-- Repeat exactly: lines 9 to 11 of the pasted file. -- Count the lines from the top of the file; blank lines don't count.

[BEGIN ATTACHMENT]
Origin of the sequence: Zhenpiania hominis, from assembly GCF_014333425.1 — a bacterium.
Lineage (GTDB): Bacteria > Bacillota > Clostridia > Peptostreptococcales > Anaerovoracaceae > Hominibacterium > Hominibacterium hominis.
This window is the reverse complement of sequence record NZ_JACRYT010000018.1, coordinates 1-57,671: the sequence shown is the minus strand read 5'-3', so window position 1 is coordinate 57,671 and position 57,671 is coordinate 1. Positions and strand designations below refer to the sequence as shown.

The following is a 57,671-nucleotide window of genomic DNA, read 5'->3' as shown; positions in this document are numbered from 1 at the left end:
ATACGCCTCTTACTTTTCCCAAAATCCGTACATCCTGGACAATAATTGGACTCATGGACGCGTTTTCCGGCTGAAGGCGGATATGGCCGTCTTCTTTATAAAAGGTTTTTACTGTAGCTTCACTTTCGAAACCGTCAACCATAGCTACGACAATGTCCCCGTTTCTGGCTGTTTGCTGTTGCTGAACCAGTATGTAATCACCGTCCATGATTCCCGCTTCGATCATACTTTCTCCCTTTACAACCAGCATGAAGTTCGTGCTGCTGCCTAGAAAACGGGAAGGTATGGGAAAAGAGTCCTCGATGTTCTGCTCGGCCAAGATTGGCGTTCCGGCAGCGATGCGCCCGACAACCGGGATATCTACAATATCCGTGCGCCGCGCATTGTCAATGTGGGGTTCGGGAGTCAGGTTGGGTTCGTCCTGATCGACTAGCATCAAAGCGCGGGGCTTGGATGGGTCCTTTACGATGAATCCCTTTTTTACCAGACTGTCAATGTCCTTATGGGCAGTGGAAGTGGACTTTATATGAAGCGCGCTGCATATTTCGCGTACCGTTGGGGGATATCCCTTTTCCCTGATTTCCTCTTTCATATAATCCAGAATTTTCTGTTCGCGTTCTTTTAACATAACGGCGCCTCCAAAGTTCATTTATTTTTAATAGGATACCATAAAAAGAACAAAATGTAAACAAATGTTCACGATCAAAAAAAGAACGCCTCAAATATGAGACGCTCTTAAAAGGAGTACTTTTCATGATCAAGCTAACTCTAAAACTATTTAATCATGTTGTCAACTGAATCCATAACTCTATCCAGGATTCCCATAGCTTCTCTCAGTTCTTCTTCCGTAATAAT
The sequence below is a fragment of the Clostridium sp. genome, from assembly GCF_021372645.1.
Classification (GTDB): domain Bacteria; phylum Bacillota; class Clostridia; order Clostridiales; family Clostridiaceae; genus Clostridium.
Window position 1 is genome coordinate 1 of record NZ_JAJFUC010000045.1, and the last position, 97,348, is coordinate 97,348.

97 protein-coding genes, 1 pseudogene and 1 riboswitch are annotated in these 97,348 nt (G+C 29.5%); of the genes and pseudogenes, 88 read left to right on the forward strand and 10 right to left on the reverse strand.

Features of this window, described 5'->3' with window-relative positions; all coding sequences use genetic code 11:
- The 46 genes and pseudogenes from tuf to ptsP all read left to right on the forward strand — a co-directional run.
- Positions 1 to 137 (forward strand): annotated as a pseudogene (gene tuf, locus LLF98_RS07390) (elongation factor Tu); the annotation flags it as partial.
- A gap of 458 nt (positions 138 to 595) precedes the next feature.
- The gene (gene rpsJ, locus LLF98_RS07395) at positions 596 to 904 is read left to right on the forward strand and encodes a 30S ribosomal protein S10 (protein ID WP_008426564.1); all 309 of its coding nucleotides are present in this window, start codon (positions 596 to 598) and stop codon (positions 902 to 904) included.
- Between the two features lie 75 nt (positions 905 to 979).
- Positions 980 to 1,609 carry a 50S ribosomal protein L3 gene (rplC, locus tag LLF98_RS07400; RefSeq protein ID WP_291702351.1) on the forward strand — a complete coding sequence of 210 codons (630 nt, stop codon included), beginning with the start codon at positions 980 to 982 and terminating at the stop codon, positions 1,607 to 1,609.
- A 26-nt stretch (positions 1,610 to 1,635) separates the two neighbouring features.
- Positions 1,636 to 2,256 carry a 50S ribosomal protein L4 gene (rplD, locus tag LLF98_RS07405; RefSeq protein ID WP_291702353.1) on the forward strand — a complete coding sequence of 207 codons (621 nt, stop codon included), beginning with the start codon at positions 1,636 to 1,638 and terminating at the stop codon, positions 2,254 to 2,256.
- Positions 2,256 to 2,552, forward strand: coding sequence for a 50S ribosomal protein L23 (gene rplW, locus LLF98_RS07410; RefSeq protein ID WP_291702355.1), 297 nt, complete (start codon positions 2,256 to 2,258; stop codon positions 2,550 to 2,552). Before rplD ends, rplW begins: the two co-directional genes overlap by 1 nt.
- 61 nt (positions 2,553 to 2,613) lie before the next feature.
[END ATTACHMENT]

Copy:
97 protein-coding genes, 1 pseudogene and 1 riboswitch are annotated in these 97,348 nt (G+C 29.5%); of the genes and pseudogenes, 88 read left to right on the forward strand and 10 right to left on the reverse strand.

Features of this window, described 5'->3' with window-relative positions; all coding sequences use genetic code 11:
- The 46 genes and pseudogenes from tuf to ptsP all read left to right on the forward strand — a co-directional run.